My life begins and ends with Christ. This is the only way I can describe my spiritual journey. Christ is the only reality of which I am certain. Christ alone is the Rock upon which I stand. He is my door into the transcendent reality that is God.
When theodicy causes me to doubt God, Christ is real. When the Scriptures seem unbelievable, self-contradictory and in places immoral, the figure of Jesus shines from them like a beacon. When the Church and church people betray Christian values, Christ never fails.
In my intellectual life I am continually reexamining my beliefs. Socrates said that “the unexamined life is not worth living.” If that is true, then the old Athenian would consider my life very worthwhile. I question everything all the time. I am a Christian skeptic.
I accept nothing on blind faith. On Easter evening I would have lined up behind doubting Thomas to touch the wounds of Christ. Even then I would have thought Thomas too quick to believe his own senses! Socrates was accused of corrupting the youth of this day by teaching them to question everything. He would have welcomed me as a co-conspirator. I never stop questioning.
Sometimes I wish I were not so distrustful of Christianity. How much easier my life would be as a pastor if I could just accept Church teachings on faith! How nice it must be to never question one’s religious beliefs or assumptions! I envy believers who never doubt and are absolutely certain of everything Christian. I am not one of them. I am certain of nothing … but Christ.
Time and again, when I come to the end of a rigorous bout of spiritual self-examination, Christ remains true. This Christ is not just a subjective Savior apprehended by personal faith; I am talking about the historical Jesus. When I ruthlessly examine the Scriptures with the most critical eye, I repeatedly come to the conclusion that Jesus is the real thing.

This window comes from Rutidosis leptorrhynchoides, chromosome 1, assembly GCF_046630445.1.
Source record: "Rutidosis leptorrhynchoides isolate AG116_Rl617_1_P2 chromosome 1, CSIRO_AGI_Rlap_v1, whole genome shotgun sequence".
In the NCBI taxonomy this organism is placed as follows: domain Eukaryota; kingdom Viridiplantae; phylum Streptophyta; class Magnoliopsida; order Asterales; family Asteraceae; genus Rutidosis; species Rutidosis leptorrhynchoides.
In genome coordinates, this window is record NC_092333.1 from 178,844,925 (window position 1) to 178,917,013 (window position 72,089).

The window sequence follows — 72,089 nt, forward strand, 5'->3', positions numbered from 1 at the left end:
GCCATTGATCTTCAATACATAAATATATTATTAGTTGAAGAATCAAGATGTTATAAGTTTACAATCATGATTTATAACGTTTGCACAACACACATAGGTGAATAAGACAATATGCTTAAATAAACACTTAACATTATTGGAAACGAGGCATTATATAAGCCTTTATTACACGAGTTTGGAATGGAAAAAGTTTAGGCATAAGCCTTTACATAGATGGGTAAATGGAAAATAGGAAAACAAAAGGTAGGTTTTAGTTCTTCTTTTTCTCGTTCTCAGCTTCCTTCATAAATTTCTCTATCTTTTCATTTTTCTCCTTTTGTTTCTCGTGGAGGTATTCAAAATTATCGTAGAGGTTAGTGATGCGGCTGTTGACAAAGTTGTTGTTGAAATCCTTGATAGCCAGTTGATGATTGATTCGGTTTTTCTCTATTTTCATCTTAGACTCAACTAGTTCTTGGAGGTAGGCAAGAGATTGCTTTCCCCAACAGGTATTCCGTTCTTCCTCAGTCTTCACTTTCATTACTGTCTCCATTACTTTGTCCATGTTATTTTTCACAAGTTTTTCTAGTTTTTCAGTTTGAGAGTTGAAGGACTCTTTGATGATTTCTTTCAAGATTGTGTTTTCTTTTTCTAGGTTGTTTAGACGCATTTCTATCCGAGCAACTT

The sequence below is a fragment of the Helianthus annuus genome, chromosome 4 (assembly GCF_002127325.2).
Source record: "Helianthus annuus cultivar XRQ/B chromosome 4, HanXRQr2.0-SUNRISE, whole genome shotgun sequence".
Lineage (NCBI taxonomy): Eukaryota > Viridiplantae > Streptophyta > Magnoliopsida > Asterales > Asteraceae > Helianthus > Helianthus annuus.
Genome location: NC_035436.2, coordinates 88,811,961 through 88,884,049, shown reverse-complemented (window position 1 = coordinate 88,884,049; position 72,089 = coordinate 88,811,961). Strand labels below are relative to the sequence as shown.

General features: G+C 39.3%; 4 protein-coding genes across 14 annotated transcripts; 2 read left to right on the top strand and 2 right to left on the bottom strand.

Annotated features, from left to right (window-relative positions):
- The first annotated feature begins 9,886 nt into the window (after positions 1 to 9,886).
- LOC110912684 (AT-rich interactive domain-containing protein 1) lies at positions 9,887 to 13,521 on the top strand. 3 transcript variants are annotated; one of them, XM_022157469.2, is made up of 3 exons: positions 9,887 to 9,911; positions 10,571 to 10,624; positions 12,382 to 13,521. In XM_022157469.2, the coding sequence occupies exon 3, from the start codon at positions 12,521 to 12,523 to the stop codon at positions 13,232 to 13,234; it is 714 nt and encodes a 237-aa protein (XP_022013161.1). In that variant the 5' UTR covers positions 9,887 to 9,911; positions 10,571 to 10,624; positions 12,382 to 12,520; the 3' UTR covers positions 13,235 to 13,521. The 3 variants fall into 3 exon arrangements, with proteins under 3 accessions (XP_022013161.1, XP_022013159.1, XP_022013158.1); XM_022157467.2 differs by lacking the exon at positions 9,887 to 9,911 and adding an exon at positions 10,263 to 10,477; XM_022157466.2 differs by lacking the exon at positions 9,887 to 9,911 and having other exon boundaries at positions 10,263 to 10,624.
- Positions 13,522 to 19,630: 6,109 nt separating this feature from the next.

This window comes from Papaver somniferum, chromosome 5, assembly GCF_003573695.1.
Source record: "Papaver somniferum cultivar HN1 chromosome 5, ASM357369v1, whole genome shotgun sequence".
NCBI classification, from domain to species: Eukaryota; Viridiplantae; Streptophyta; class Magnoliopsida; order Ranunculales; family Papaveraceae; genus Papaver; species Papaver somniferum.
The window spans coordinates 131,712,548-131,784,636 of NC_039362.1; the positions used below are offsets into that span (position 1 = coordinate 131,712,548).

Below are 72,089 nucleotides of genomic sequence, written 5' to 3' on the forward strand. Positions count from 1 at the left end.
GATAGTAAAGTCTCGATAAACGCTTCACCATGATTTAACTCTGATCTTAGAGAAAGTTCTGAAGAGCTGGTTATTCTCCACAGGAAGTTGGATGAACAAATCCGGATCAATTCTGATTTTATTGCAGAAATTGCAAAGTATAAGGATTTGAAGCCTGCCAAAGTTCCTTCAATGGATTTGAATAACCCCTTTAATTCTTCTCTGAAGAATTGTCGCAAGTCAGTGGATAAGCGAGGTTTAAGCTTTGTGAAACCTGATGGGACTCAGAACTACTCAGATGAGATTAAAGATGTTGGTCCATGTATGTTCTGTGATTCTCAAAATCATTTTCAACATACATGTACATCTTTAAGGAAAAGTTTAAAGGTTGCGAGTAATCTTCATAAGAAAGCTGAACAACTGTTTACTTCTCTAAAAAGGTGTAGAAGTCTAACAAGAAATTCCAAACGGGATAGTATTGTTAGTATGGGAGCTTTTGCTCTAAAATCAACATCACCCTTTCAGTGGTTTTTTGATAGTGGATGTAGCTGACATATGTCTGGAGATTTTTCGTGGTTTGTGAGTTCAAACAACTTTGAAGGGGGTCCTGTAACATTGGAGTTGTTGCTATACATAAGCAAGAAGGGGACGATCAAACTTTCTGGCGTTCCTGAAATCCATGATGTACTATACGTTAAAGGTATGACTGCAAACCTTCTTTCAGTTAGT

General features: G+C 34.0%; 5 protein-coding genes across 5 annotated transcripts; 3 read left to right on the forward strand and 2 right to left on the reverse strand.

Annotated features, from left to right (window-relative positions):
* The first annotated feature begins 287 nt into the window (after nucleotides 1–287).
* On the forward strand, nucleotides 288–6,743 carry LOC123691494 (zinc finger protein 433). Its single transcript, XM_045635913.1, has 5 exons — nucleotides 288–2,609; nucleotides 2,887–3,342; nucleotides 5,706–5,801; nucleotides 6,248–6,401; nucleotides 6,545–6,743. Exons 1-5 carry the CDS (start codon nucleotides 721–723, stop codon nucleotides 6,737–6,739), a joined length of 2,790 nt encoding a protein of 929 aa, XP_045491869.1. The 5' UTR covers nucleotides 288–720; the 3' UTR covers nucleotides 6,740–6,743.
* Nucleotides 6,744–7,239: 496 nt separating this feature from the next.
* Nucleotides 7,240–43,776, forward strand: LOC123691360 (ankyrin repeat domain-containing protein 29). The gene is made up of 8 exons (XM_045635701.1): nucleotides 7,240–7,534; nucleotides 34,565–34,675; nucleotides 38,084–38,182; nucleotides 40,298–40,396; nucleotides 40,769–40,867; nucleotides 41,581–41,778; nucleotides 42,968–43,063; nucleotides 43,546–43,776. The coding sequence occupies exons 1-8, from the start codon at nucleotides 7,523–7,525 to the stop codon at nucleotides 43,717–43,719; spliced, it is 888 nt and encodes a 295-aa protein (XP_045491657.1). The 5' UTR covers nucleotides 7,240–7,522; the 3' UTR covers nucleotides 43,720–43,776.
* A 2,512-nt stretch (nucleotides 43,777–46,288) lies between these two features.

In particular Jesus’ resurrection is irrefutable. I have studied all the arguments of the atheists and radical Biblical scholars. When all the arguments have been examined carefully, it is clear that as far as we can know anything about the past through historical science, then we can know this: Jesus’ tomb was empty that Sunday morning. As improbable as it seems, the most reasonable explanation for the empty tomb is that Christ had risen from the dead.
If you doubt this is true, then I suggest you do your own investigation. Please do not take my word for it; I wouldn’t if I were you. Examine all the possibilities; look at all the evidence. Leave nothing out. As part of your search you might want to read a book that recently finished entitled “Reasonable Faith: Christian Truth and Apologetics” by William Lane Craig, Professor of Philosophy at Talbot School of Theology. He does a very thorough job of exploring all the relevant issues.
If this is true – if Jesus truly rose from the grave - that changes everything. It changes the philosophical arguments for the existence of God. It changes the historical arguments for Jesus’ miracles. It changes our understanding of death. It changes our hopes and dreams. It changes our lives. It changes my life – over and over again.